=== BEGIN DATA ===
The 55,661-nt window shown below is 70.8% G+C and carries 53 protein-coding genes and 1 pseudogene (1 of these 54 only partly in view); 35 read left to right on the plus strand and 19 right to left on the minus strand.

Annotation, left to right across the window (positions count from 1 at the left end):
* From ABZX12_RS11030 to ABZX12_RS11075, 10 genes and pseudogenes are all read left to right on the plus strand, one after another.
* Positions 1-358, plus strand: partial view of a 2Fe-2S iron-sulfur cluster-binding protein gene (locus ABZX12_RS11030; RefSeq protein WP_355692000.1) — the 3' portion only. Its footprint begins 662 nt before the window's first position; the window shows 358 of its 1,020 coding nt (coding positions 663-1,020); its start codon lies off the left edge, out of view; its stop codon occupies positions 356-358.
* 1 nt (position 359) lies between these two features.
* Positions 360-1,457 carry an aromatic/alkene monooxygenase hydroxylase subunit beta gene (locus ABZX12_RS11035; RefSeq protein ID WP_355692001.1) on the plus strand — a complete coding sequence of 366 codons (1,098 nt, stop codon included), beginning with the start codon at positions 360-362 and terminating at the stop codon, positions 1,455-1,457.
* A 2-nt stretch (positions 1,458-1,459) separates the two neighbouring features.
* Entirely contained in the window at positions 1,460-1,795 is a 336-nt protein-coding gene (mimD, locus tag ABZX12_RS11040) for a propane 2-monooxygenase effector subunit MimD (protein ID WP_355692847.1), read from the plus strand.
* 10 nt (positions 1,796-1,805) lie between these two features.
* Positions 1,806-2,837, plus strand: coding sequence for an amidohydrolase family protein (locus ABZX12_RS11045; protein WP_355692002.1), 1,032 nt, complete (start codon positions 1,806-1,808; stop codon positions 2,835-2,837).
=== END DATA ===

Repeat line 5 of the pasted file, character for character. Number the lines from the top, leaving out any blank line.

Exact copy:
* 1 nt (position 359) lies between these two features.